Any time that announcements of postponed IPOs begin to outnumber actual listings could be perceived as a bad time to take a company public. But Hong Kong-based IT training and development company Infocan is preparing for a listing on Hong Kong’s Growth Enterprise Market (GEM), and is confident that the timing is right.

Infocan has passed its hearing with the GEM listing committee and therefore expects to list its shares sometime in the next two months. Infocan's sponsor for the GEM listing is CSC Asia Limited, a licensed investment advisor.

“The company has been growing over the past 10 years and basically we’ve reached critical mass. So to grow further we probably need to take up with some partners or go for a listing and continue to expand the company,” says John Rempel, a long time advisor of Infocan.

Asked whether the company has lower expectations, or anxiety, over the current state of technology stocks on growth boards such as GEM around the world, Rempel stresses that Infocan has a strong track record and a business that fits somewhere in between old economy and new economy. “We have lots of solid customers and not only do we have a revenue stream, we have an income stream,” he says. “It’s totally incongruous. No one could call us a dotcom because we make money.”

Infocan was established in 1989 and bills itself as a ‘provider of IT skills transfer and IT solutions’. In plain English that means they conduct technology training and certification courses, develop their own software and services for clients as well as acting as a distributor for other software vendors such as Microsoft, Compaq and Novell.

As proof of its success, Infocan points to the ‘Best Technical Training Centre’ award it has won from Microsoft Hong Kong every year since 1997. It is also the sole provider of Compaq’s Accredited System Engineering course to Compaq dealers in Hong Kong.

“We provide the skills to our customers to be competitive in the market. Sometimes even the dotcom companies come to us,” says Rempel.

As well as the dotcoms and dealerships, Infocan has large blue chip clients such as Nike, Citibank and the Stock Exchange of Hong Kong. It is the largest IT training provider for the government of Hong Kong, having served various government departments' needs in training and application development for the past six years. Infocan’s current contract with the government will run for another two years, says managing director Henry Tam.

“In general we find the demand is growing so we need to provide the training through additional means,” he says.

E-learning

To do this, the company began research and development of an online learning system in 1998. The result, which they call the ‘e-learning management system’, is now being used to deliver and enhance its established training courses. “Since we’ve been doing IT training for so long we have courseware for over 120 courses, and so we’re migrating this, plus our instructional skills, to the internet and making it interactive,” says Tam.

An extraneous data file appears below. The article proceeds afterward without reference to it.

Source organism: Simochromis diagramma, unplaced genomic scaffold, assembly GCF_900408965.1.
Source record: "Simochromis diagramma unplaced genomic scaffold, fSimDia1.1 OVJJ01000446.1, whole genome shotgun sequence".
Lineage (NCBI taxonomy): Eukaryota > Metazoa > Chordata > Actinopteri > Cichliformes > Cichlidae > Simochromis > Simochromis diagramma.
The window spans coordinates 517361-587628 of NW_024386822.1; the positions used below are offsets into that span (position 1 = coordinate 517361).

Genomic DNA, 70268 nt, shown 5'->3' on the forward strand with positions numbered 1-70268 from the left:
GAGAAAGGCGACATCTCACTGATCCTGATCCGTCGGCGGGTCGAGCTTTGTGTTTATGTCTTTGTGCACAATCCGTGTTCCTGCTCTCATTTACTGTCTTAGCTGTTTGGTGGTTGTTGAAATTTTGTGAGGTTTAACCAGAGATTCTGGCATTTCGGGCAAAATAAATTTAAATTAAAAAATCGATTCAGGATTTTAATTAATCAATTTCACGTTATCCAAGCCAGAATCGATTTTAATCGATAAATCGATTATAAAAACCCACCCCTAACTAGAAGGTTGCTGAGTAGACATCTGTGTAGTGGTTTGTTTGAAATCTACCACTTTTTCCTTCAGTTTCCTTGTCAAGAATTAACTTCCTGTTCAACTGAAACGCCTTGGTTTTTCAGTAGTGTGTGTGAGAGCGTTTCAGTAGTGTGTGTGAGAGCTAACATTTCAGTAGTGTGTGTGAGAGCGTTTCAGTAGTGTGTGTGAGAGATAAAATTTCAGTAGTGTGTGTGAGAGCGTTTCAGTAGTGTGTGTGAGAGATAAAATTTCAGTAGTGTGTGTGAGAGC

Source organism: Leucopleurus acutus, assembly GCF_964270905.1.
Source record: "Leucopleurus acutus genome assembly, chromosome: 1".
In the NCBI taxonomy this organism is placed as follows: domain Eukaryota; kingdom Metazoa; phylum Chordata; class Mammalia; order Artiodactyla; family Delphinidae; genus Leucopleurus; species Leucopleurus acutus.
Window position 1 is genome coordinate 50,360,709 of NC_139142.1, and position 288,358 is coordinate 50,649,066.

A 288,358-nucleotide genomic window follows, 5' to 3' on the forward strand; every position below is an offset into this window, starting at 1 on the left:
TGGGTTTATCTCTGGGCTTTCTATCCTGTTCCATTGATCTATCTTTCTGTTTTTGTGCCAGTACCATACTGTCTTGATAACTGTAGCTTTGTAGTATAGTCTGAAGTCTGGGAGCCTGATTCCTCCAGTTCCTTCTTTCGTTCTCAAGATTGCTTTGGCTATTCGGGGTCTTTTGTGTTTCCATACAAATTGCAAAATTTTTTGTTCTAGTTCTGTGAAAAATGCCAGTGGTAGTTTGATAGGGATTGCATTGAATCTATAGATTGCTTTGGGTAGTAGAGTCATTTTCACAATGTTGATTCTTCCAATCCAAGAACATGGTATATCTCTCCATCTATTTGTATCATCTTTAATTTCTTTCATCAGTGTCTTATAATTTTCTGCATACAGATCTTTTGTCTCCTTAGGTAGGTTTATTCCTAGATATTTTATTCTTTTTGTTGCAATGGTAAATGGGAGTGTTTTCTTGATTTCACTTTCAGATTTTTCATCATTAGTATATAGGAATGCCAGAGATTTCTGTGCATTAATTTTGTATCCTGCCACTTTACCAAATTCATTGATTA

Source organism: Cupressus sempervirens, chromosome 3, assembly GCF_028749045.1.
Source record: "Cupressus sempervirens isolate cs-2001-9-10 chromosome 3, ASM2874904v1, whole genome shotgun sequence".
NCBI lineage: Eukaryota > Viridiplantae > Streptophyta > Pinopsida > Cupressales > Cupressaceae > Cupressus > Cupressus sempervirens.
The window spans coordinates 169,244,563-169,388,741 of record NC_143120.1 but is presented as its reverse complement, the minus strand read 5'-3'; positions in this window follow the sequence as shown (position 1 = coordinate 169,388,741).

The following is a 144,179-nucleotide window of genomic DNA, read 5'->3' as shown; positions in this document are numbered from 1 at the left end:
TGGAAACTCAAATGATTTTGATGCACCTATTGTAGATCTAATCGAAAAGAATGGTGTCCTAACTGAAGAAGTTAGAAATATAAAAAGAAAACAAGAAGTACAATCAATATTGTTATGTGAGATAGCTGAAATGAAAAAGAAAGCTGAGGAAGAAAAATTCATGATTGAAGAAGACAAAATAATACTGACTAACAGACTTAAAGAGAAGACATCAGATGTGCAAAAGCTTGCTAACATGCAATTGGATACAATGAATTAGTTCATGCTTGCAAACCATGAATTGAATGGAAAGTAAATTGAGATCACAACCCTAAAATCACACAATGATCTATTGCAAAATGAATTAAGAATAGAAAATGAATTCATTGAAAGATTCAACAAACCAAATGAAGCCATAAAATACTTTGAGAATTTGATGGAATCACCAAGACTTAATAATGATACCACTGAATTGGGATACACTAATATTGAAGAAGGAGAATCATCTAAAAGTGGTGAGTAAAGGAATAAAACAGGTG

The company also plans to market the e-learning management system as a stand-alone content delivery package so customers can take it and add their own content to deliver within their corporation.

Kimble says he expects traditional training will continue to grow but probably not as rapidly as the e-learning business. “E-learning will basically be incremental revenue for us, and that will be less people intensive on an ongoing basis, though we still need the development people,” he says. “But from a hardware and financial support point of view it’s going to be more capital intensive, hence the reason for the listing.”

Bullish analysts are predicting substantial growth in the e-learning, or knowledge management, software market. This growth, they say, will be driven by companies that need to continually train their employees in the latest technology in order to stay competitive. International Data Corporation (IDC) predicts the two segments that make up the market – knowledge management access and knowledge management infrastructure – will carry the worldwide market from $1.4 billion in 1999 to $5.4 billion in 2004.

IDC says that the knowledge management access segment includes such things as intellectual capital management software, enterprise information portal software, corporate learning software and knowledge exchange platforms. This segment, it says, will lead the way in terms of revenue and growth and overtake the infrastructure segment in 2002. Its revenue will increase at a compound annual growth rate of 46%, from $500 million in 1999 to $3.3 billion in 2004.

Infocan says its balance sheet is reflecting that market growth. In the financial year ended March 2000 it reported a 49% growth in net profit compared with the previous year. Its revenue for the year, according to Tam, was HK$93 million ($11.9 Million), and already this year in the three months ended June 30, it claims revenue of HK$36.6 million.

If the shoe fits, wear it

Having been around for all of the last decade, and with a business that turns a profit, Infocan obviously isn’t attracted to GEM for the same reason as most technology companies – GEM does not require growth companies to have achieved a record of profitability as a condition of listing. Tam says instead that listing on GEM was more an issue of public perception. “Right now that’s how people categorize technology companies.”

Rempel points out that the reporting requirements on GEM are actually stricter than the main board in Hong Kong. “I think that’s actually going to change. I think they’re actually going to have to strengthen the main board reporting because six monthly reports aren’t good enough in today’s world,” he says.”

“If you do qualify [for GEM] and do have the reports and background you can get a much fairer valuation. In Hong Kong on the main board, if you’re not finance or property, people just basically aren’t interested.”